Dan REDDELL, Plaintiff and Appellant, v. CALIFORNIA COASTAL COMMISSION, Defendant and Respondent.
Dan Reddell filed a petition for a writ of administrative and ordinary mandate and a complaint for damages and equitable relief against the California Coastal Commission (Commission). Reddell sought an order requiring the Commission to set aside its decision denying him a coastal development permit under the California Coastal Act (Pub. Res.Code, § 30000 et seq.) (Coastal Act).1 The trial court denied the petition for writ of mandate and dismissed the complaint. We affirm.
STATEMENT OF FACTS AND PROCEDURAL HISTORY
The City of Morro Bay approved permits to allow a residential and commercial development on six lots on the bluffs above the City, in an area zoned for commercial visitor-serving uses. The project as approved by the City consisted of a three- and four-story mixed use building, with six commercial spaces on the ground floor and six single-family residences on the upper floors. Each residence has a two-car garage, but no provision is made for on-site parking for the commercial spaces. Reddell offered to pay an in-lieu parking fee to provide off-site parking. The ratio of residential to commercial floor space is greater than 3:1.
In approving the project, the City applied an exemption for projects with a planned development overlay, which allows modification of or exemption from the development standards of the primary zone if it would result in better design or other public benefit. The City found the development would provide underground utilities, handicapped-accessible public sidewalks and mini-plazas, and the opportunity to master plan a development on six lots.
A third party filed a timely appeal of the decision to the Commission pursuant to the Coastal Act (§ 30603). The appeal asserted that the project violates the City's local coastal plan (LCP) and the Coastal Act because it is inconsistent with the designated visitor-serving zoning, has inadequate parking, violates height restrictions for bluff-top development, and will block public views. (§§ 30222, 30223, 30251, 30253; LCP policies 1.07A, 1.25, 2.02, 2.08, 12.01, 12.02, 12.06.)
On March 25, 2004, Commission staff submitted a report for a hearing to be held on April 15, 2004. The staff report stated that the project approved by the City raised a substantial issue regarding conformance with policies in the City's LCP regarding public views, neighborhood compatibility, primary zoning, parking, and bluff development. In meetings with staff, Reddell proposed revisions to the project that would remove the fourth floor and increase some setbacks on the upper floors. The report noted the revisions proposed by Reddell would not make the project consistent with the LCP. Staff recommended that the Commission approve the project with conditions designed to resolve issues regarding visual resources, neighborhood compatibility, parking, and consistency with underlying zoning.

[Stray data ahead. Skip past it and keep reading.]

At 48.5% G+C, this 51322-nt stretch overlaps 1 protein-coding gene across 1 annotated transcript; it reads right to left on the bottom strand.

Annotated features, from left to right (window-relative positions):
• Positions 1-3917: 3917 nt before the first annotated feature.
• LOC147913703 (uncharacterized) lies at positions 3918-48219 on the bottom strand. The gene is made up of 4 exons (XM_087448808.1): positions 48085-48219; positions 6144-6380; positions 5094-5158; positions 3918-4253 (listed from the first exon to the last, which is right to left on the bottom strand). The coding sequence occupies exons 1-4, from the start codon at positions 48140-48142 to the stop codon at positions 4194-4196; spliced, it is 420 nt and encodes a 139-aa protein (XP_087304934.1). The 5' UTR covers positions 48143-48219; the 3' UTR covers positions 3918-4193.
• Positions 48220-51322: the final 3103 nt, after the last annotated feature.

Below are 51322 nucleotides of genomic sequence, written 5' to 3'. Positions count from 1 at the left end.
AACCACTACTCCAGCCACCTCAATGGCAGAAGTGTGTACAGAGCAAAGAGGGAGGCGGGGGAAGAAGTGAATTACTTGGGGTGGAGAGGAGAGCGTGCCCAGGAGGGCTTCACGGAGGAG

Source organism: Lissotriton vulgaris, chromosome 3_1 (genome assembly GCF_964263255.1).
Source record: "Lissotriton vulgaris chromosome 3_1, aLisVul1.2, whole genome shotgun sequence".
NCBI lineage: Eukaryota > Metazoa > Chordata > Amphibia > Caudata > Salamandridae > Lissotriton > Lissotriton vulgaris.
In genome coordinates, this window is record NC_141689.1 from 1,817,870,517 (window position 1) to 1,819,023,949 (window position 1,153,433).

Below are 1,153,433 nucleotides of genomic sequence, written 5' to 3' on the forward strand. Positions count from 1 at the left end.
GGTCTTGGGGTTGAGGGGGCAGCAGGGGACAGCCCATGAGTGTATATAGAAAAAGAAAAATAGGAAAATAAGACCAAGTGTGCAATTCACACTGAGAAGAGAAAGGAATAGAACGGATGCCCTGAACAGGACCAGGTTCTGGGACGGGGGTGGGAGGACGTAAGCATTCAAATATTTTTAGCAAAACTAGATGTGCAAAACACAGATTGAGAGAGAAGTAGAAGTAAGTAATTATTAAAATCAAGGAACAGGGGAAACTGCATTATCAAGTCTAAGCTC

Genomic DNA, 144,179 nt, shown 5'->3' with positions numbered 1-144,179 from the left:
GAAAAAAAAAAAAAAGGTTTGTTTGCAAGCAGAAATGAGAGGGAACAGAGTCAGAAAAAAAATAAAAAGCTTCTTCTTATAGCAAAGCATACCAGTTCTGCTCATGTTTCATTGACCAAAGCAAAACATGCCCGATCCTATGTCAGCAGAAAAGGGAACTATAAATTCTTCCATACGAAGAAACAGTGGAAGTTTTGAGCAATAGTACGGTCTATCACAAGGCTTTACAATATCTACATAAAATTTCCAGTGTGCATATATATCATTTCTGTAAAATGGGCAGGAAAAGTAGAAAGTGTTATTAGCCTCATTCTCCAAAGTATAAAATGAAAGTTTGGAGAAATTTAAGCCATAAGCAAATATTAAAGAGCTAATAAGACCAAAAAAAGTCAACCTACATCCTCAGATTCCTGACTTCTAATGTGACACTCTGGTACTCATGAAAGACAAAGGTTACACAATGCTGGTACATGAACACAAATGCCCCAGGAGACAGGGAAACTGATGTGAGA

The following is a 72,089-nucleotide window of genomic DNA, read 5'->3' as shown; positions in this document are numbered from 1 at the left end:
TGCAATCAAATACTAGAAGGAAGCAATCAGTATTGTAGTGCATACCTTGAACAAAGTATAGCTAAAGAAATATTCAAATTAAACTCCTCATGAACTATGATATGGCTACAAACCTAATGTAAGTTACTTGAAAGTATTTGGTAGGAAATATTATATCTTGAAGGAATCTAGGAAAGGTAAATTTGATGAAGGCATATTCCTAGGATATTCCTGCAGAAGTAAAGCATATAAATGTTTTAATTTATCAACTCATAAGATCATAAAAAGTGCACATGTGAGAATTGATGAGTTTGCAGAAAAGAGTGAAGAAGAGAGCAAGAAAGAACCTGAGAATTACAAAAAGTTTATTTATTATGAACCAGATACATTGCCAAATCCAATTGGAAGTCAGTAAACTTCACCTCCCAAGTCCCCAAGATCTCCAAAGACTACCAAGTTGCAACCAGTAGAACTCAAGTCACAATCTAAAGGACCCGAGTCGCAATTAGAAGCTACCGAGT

At the hearing, a presentation was made by a representative of the development. Her presentation included a slide show including the revisions proposed by Reddell to reduce the height and scale of the building. She stated that the project came within the 30-foot height limitation in the commercial visitor-serving zone and met the standards for bluff development in the City's zoning code. She also stated that calculation of the residential/commercial ratio should not include the garage area. She pointed out that there were nine 3-story projects within a three block radius of the project site, and the project was in character with the community. Reddell added a brief comment requesting approval of the project as revised.
A letter from the City's mayor in favor of the project was read into the record. Numerous residents spoke in opposition to the project. Reddell's representative responded to criticisms of the project. She pointed out that some of the slides showing a simulation of the building project were taken with a telephoto lens which distorted its height and bulk. She added that with the revisions proposed by Reddell, the project would meet LCP and Coastal Act standards.
Following the presentation, each commissioner commented on the project. They expressed concerns regarding the ratio of commercial to residential uses, lack of on-site parking, and the height and scale of the project. The Commission rejected the recommendation of staff that the project be approved with conditions, and voted unanimously to deny the project as inconsistent with the City's LCP policies with respect to bluff development, visual resources, parking, visitor-serving priorities, and community character.
On June 9, 2004, the Commission adopted revised findings prepared by staff supporting denial of the project. Prior to the Commission's adoption of the revised findings, Reddell submitted a lengthy written rebuttal to the proposed findings, including revised photographic simulations that corrected the purportedly distorted photographs presented earlier.
On June 11, 2004, Reddell filed a petition for writ of administrative and ordinary mandate and a complaint for damages alleging violation of his right to due process and equal protection, and a regulatory taking of property. Upon stipulation of the parties, the petition was severed from the complaint for hearing. The trial court denied the petition and subsequently granted the Commission's motion for judgment on the pleadings and dismissed the complaint.
On appeal, Reddell contends the Commission exceeded its jurisdiction because it approved the “wrong project,” misinterpreted LCP policies, and made findings that were not supported by substantial evidence. He also asserts the trial court erred in dismissing the complaint because his claim for damages survives denial of the petition for writ of mandate.
Standard of Review